|Personal devotions are an essential part of being Catholic Personal devotions are an essential part of Catholic spirituality.|
The rosary, for example, is very important to me. But the rosary is not the totality of everything, and neither is any other individual prayer or pious practice. The laity need to be on guard against a mentality that says, “Everything has to be the rosary,” or “Everything has to be Divine Mercy,” or “Everyone needs to go to confession weekly and the priest should just live in the confessional because confession is so beautiful” (which it is).
Instead, we must constantly ask ourselves, “How does this bring us to Christ?” He is where we’re all headed.
Mary wants us to focus on her Son, the Son of God, Jesus Christ. So yes, the rosary; but how do we use it along with a lot of other things to draw us closer to Christ? People’s pet projects can’t be the totality of their spiritual lives, which must be centered first on Christ in the Eucharist in the liturgy.
|Looking Outside Our Personal Experience Christ must be the center of every aspect of parish life|
The same goes for different ministries and programs that a parish has.
Sometimes people will contact me and say, “Bishop, we’ve got to reach out better to our youth.” Absolutely, I say. But the Church can’t just become the Youth Project. That would be as out of whack as any other primary focus that is not our eucharistic Lord.
How do we bring our youth closer to Christ? Programs and social events and special catechesis can all be useful. But the answer begins with the liturgy: proclaiming through our communal worship the person of Jesus and his saving sacrifice. He’s there, he’s really there, in the Mass. Any outreach to the youth that doesn’t begin and end with this central truth is doomed to failure.
And so all of these things, every devotion, every sacramental, every ministry, everything we promote needs to bring us to Christ. And the liturgy is the most proximate way we can encounter him and encounter him more and more deeply.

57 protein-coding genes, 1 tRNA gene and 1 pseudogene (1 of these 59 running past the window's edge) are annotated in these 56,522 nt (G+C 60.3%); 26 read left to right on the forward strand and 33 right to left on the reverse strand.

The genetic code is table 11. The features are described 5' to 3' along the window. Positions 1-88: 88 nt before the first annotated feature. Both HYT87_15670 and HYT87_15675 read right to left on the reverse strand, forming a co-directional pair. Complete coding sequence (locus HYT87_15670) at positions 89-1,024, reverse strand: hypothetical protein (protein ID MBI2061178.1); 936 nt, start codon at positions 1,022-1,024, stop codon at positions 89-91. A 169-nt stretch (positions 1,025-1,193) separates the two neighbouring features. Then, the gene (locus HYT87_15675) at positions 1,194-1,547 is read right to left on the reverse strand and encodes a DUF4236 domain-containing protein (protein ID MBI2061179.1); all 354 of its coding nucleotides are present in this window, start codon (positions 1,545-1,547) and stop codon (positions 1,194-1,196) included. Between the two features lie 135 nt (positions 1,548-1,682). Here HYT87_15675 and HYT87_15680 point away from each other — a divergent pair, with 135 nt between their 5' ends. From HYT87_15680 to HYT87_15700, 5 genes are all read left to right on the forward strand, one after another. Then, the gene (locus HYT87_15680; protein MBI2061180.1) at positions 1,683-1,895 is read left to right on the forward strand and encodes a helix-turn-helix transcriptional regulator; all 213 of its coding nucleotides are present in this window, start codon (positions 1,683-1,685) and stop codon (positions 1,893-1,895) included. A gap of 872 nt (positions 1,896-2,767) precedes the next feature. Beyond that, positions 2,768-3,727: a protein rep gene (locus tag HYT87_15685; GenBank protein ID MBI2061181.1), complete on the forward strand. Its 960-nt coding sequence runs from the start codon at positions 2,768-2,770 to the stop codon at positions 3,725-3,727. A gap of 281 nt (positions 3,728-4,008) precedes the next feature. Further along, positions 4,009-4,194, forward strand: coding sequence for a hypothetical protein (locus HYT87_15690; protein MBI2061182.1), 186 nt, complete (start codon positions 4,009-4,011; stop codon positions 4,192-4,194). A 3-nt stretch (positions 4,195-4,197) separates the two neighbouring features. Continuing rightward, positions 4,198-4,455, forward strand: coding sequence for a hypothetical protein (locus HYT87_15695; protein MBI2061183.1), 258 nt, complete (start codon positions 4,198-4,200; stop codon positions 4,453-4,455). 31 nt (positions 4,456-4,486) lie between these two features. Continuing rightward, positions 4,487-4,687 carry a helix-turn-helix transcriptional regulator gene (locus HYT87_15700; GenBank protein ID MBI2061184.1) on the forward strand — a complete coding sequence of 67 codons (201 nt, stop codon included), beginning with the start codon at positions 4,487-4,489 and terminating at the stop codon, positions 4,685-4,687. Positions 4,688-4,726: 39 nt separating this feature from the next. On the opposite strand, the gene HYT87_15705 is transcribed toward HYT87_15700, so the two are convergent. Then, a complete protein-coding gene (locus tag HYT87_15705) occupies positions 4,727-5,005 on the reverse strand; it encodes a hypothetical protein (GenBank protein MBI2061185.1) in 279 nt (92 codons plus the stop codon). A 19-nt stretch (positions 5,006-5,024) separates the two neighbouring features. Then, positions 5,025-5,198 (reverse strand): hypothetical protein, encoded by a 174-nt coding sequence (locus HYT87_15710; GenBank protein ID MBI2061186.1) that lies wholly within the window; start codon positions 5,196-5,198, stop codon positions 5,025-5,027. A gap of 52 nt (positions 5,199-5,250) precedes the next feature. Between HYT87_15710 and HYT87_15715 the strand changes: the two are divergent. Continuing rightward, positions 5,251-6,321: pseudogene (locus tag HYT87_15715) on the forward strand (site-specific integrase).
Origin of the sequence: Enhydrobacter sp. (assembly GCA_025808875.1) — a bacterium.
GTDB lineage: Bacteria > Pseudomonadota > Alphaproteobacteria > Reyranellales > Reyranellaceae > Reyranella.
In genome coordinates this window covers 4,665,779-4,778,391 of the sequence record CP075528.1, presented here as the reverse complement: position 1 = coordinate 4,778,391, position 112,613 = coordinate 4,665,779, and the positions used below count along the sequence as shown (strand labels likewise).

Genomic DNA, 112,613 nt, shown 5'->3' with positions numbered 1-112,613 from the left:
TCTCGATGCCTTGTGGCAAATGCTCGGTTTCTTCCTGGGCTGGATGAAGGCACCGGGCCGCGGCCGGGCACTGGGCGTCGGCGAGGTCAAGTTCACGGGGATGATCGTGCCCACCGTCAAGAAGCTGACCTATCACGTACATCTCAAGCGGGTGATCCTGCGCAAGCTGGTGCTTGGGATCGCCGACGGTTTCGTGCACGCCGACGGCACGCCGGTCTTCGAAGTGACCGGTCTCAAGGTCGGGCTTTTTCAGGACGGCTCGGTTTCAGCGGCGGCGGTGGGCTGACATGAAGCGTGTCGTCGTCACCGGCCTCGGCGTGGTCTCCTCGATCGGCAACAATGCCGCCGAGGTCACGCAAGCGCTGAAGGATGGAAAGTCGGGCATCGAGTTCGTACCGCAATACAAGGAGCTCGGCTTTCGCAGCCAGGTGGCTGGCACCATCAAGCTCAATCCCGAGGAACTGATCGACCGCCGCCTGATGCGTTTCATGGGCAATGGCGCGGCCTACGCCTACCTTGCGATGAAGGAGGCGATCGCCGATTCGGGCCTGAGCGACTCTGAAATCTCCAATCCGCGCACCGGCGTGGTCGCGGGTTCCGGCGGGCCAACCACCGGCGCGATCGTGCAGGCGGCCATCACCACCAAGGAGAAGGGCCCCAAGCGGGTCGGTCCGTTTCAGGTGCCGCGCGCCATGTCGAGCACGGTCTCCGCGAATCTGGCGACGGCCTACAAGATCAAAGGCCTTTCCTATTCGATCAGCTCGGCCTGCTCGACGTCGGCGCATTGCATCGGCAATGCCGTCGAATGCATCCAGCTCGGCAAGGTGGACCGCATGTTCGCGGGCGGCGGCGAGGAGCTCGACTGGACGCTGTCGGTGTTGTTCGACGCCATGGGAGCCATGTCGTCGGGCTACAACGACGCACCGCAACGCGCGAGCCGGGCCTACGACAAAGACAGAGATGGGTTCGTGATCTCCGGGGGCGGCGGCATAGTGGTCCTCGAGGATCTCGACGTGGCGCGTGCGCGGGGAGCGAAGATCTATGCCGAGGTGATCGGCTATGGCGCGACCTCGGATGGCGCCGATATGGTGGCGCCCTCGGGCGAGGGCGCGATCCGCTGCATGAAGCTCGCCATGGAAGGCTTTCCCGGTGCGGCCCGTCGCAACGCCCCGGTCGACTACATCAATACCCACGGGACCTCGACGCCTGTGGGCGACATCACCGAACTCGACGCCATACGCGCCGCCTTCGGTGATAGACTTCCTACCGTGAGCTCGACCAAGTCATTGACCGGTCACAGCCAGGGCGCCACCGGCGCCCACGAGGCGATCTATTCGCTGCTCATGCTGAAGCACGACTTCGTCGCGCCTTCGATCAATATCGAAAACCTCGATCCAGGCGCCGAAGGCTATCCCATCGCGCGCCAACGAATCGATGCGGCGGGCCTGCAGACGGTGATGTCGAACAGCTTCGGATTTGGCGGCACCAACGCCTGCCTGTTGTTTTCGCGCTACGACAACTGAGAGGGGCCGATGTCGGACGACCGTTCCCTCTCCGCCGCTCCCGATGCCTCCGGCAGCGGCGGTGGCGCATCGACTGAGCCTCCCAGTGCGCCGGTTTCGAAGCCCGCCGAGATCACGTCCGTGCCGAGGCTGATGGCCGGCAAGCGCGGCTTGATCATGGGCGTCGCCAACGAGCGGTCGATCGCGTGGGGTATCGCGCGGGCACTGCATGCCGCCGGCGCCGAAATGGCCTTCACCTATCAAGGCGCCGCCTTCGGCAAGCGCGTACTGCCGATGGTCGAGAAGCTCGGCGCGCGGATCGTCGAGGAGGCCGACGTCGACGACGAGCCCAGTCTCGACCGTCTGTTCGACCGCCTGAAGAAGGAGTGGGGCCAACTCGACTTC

|Entering the Mystery More Deeply Let us always remember to stay hungry for the Lord Let us stay hungry for the Lord. Our hunger, our need for him, is why he has given us the eucharist rites.|
He instituted the Eucharist at the Last Supper because he knew that we needed food that would sustain us, just as the people of Israel needed food in the desert. We’re in the desert of a culture that doesn’t believe in the supernatural. In order to pass through that wilderness, we need to be fed by Jesus daily. He wants to feed us. And his food will be most fruitful and sustaining when we receive him with proper reverence and disposition of heart.
That’s where we have to start. We have to believe fully and unreservedly in the mystery before us. We must prepare ourselves through confession and penance. We try to be as worthy as we can of receiving him.
I believe that if we are focused on who and what we’re receiving and how to be rightfully disposed, then we are going to dress differently. We’re going to bear ourselves differently. We’re going to appreciate the silence that allows us to take into our hearts and minds what is actually happening.
|The Supernatural Experience of the Mass Silence is something our culture struggles with I’ve been studying what’s now called the Extraordinary Form of the Mass, the Latin Mass, and I have been learning things that I never knew about the liturgy. (I was in a good seminary, considered one of the more stable, more orthodox and conservative seminaries in the Church in the late 1970s, but the Extraordinary Form was never offered to us as something that we should study.)|
As I pray before the Blessed Sacrament, I’ve been inspired to do a lot of things differently, and the main thing I’m after with the liturgy is reverence, because of the real presence of Jesus Christ. We believe that Jesus Christ, body and blood, soul and divinity, is truly there. And a lot of that real faith, that something that enlivens us and guides us through life, has been lost.
The low Mass of the Extraordinary Form has a lot of quiet built into it. The Roman Missal in the Ordinary Form says we should pause for some silent prayer. Yet, as a culture, we’re scared to death of silence. We rush to fill every moment and every place with music, talk, some kind of noise.
Without good catechesis and good explanation, intentional silence in the liturgy can lead to people just sitting or kneeling there without entering into a deeper relationship with the Lord. Just a couple of minutes would seem like an eternity. “Is Father all right?” “Did he fall asleep?” “Did he forget something?” Rather than using the time fruitfully, they get preoccupied with those thoughts the whole time until the silence is over.
Silence is something that our culture struggles with, but I think it’s necessary in the liturgy, to give some breathing room to the supernatural things we’re celebrating. The liturgy needs space and time to let it soak in.
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